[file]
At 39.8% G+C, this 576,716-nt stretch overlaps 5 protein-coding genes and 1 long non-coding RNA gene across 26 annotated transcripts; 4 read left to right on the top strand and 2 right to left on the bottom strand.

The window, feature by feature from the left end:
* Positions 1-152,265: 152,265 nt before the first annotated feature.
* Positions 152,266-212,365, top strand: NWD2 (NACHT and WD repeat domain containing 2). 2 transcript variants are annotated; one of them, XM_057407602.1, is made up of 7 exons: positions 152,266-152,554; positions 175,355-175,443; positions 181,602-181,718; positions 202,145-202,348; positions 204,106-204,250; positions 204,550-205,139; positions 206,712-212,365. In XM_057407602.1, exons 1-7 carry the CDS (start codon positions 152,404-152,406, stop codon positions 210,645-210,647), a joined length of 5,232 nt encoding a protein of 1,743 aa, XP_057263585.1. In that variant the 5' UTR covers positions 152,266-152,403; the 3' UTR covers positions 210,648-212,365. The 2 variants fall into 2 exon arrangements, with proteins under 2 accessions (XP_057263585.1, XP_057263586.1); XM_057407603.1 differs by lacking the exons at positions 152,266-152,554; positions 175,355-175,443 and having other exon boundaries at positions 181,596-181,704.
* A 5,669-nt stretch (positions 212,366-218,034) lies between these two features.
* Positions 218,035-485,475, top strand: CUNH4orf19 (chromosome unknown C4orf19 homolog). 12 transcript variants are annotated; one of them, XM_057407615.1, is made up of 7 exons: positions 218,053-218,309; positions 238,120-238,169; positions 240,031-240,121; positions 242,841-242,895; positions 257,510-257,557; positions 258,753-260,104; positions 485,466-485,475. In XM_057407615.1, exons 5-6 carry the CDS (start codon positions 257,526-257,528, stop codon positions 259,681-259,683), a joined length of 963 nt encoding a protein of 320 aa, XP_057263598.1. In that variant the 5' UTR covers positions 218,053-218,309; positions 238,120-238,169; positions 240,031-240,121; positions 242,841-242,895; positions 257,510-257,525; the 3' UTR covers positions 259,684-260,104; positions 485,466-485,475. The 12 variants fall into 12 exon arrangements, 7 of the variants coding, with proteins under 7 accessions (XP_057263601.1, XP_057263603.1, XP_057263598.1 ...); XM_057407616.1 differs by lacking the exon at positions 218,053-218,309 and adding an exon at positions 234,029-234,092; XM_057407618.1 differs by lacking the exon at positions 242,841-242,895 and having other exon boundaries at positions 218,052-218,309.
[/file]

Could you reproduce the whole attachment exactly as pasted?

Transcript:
At 39.8% G+C, this 576,716-nt stretch overlaps 5 protein-coding genes and 1 long non-coding RNA gene across 26 annotated transcripts; 4 read left to right on the top strand and 2 right to left on the bottom strand.

The window, feature by feature from the left end:
* Positions 1-152,265: 152,265 nt before the first annotated feature.
* Positions 152,266-212,365, top strand: NWD2 (NACHT and WD repeat domain containing 2). 2 transcript variants are annotated; one of them, XM_057407602.1, is made up of 7 exons: positions 152,266-152,554; positions 175,355-175,443; positions 181,602-181,718; positions 202,145-202,348; positions 204,106-204,250; positions 204,550-205,139; positions 206,712-212,365. In XM_057407602.1, exons 1-7 carry the CDS (start codon positions 152,404-152,406, stop codon positions 210,645-210,647), a joined length of 5,232 nt encoding a protein of 1,743 aa, XP_057263585.1. In that variant the 5' UTR covers positions 152,266-152,403; the 3' UTR covers positions 210,648-212,365. The 2 variants fall into 2 exon arrangements, with proteins under 2 accessions (XP_057263585.1, XP_057263586.1); XM_057407603.1 differs by lacking the exons at positions 152,266-152,554; positions 175,355-175,443 and having other exon boundaries at positions 181,596-181,704.
* A 5,669-nt stretch (positions 212,366-218,034) lies between these two features.
* Positions 218,035-485,475, top strand: CUNH4orf19 (chromosome unknown C4orf19 homolog). 12 transcript variants are annotated; one of them, XM_057407615.1, is made up of 7 exons: positions 218,053-218,309; positions 238,120-238,169; positions 240,031-240,121; positions 242,841-242,895; positions 257,510-257,557; positions 258,753-260,104; positions 485,466-485,475. In XM_057407615.1, exons 5-6 carry the CDS (start codon positions 257,526-257,528, stop codon positions 259,681-259,683), a joined length of 963 nt encoding a protein of 320 aa, XP_057263598.1. In that variant the 5' UTR covers positions 218,053-218,309; positions 238,120-238,169; positions 240,031-240,121; positions 242,841-242,895; positions 257,510-257,525; the 3' UTR covers positions 259,684-260,104; positions 485,466-485,475. The 12 variants fall into 12 exon arrangements, 7 of the variants coding, with proteins under 7 accessions (XP_057263601.1, XP_057263603.1, XP_057263598.1 ...); XM_057407616.1 differs by lacking the exon at positions 218,053-218,309 and adding an exon at positions 234,029-234,092; XM_057407618.1 differs by lacking the exon at positions 242,841-242,895 and having other exon boundaries at positions 218,052-218,309.